Gerry is the creative mastermind behind this and a plethora of other sites around the glorious web. His talent and patience know no humanly bounds as he follows a clumsy trier around the country, filming the resulting mess for your amusement. He loves pickled onions and cinema from countries I’ve never heard of. He’s officially ace – they’ve tested.
As Paula’s photos-and-video guy, I rarely get a chance to try the sport myself. I’m usually quite glad to be behind the camera as she rattles her helmet-clad noggin off of concrete, or drags herself straight out of the pool and into 10 thousand metres worth of cycling, running and evaporation. Later on, we’ll go out together and try the sport on our own terms, with the camera safely shuttered away. This is where I actually get to enjoy the sport – being sub-par without a pro (however benevolent) eyeballing the dusty creaking of a once-coordinated frame.
Behind the camera is a great position, and I recommend it highly to those who want to be close to the white-hot-heat of fun while retaining some semblance of eyebrows.
Table tennis was different.
Paula, Gav and I went from rainy-street to full table-tennis in under 4 minutes. We were all in regular attire and as we were led to a tennis-table I waved my camera like a sheriff’s badge. Sport was happening before I got the lens cap off.
After 15 minutes or so of watching an emergent, street-rules variant of the game spring up between Paula and Gav, I was proffered a paddle and it was, officially, My Turn.
The last time this happened was with Lawn Bowls – a genteel sport of careful thought and measured rolls. The kind of sport that you’ve got time in which to assess the path of the bowl as it describes a decaying orbit. Possibly over a biscuit. Not so with table tennis.
The balls are hollow bordering on intangible, and they move so fast and they go too far and – oh no – Gav is filming me on his phone. This isn’t right, no person should have to learn like this – in the glare of the media.
Okay, so flashbulbs weren’t exactly going off, but it was still unnerving having my graceless swings recorded for posterity. I like to think that now I have more empathy for Paula who is usually in the crosshairs of the lens.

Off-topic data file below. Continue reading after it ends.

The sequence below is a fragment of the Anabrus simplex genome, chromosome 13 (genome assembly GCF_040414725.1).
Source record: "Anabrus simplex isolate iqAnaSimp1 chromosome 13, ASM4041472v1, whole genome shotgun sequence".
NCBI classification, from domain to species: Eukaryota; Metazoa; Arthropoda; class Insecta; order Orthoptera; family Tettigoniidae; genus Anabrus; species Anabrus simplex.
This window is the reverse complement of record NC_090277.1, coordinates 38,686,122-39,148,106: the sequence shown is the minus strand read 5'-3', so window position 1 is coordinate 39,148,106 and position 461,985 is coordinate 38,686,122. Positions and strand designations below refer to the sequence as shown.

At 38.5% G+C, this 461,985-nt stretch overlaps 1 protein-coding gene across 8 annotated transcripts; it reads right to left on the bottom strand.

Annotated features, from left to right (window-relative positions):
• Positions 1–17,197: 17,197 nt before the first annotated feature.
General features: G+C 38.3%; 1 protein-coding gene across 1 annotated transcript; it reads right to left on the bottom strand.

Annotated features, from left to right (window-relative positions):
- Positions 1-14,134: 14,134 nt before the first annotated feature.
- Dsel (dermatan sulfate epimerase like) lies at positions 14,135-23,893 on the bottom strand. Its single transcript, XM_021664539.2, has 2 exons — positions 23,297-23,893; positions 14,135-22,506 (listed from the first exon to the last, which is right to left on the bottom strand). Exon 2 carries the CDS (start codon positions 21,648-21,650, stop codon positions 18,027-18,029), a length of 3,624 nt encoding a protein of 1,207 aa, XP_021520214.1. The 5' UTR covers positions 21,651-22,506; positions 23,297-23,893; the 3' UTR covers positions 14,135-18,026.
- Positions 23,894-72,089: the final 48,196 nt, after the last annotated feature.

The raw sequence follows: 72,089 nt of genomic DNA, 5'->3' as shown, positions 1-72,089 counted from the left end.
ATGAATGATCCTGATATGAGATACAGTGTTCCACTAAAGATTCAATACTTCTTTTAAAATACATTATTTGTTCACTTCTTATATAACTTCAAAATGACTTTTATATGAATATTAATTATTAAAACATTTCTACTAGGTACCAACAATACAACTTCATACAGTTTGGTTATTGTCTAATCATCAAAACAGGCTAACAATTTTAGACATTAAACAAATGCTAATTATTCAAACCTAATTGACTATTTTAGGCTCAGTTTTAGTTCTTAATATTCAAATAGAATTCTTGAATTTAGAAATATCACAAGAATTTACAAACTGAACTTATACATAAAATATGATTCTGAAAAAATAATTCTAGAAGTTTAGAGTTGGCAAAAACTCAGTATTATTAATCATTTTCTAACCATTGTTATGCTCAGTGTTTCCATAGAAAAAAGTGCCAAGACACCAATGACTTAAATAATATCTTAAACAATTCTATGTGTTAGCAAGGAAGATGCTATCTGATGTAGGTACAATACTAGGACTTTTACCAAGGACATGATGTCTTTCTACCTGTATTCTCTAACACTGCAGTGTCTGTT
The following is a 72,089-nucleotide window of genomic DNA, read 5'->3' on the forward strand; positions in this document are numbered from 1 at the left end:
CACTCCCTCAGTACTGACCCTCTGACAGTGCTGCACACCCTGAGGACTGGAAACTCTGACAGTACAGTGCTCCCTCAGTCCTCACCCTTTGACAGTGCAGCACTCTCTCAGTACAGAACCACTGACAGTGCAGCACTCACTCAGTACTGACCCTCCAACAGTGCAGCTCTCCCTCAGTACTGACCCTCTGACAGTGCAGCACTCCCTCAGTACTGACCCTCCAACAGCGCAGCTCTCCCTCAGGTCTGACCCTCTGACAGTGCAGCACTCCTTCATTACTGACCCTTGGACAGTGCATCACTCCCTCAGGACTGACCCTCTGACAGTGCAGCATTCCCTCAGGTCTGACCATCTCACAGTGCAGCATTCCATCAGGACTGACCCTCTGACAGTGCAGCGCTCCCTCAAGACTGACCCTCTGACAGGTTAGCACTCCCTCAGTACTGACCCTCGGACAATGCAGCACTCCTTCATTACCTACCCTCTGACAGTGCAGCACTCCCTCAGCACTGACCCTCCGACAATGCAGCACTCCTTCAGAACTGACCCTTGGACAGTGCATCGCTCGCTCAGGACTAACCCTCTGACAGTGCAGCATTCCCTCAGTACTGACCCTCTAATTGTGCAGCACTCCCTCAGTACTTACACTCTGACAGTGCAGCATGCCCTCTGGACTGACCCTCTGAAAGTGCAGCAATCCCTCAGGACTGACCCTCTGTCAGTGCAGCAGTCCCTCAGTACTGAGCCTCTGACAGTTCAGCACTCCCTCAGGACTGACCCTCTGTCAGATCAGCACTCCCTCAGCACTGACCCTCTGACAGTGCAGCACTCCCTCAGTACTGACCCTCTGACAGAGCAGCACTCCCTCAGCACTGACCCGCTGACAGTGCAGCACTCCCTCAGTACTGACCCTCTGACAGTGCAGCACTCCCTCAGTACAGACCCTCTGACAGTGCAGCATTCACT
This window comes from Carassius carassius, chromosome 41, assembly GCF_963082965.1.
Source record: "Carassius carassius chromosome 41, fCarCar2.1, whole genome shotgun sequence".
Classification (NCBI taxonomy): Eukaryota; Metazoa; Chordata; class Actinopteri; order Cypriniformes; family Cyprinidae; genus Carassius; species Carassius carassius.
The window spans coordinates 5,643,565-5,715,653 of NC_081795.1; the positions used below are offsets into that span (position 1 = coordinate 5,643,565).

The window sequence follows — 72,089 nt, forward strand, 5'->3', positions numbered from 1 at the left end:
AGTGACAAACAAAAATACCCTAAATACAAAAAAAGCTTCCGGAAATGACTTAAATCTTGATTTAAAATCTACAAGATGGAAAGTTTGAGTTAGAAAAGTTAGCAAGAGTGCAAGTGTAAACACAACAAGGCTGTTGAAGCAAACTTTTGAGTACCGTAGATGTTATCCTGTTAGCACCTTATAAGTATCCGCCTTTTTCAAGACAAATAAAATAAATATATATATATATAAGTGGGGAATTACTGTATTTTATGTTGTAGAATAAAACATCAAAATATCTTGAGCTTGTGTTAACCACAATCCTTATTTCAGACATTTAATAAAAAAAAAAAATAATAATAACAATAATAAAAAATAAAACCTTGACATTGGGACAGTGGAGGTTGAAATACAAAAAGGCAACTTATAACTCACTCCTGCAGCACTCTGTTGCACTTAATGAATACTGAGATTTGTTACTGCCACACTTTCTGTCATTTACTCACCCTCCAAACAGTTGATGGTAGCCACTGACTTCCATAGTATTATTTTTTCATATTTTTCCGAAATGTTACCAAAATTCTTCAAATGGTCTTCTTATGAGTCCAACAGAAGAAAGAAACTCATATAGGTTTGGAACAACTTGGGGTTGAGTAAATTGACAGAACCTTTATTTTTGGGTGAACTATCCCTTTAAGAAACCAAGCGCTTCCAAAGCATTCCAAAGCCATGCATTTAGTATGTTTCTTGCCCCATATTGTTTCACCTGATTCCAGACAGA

Apart from that, table tennis was a fun, but frustratingly stop-start affair. Just as a small, doe-eyed rally was being born I – or my equally green opponents – would fumble, necessitating the undignified run-crouch-grab ritual needed to restart the match.
Badminton is a more forgiving experience, with wayward shots hanging in the air like bored piñatas for opponents to strike at their leisure. A missed shuttlecock is a ribbon-tied gift to your opponent that ensures the unbroken flow of the game. However, a poor shot in table tennis brings the house down with a sitcom-esque scramble for the ball and an attendant breaking of concentration.
In all sports, equally matched competitors lead to the best games, but – in table tennis – if both are vying for the bottom rung of the ladder, the laughs come at how little of the sport is actually occurring.
For us, table tennis was something that occasionally punctuated long bouts of running for the ball. However, in those brief flashes – those sweet metronomic moments when both newbies hit and returned more than once – I could see why people go mad for this sport. It’s musical and a lot of fun, if you can keep the beat going.
Before we knew it, we’d used up our time on the table, and it was time to hit the street again. We’d had a good laugh, and I’d had more exercise than expected; I think that should be the strapline for every sport club looking to get new people in.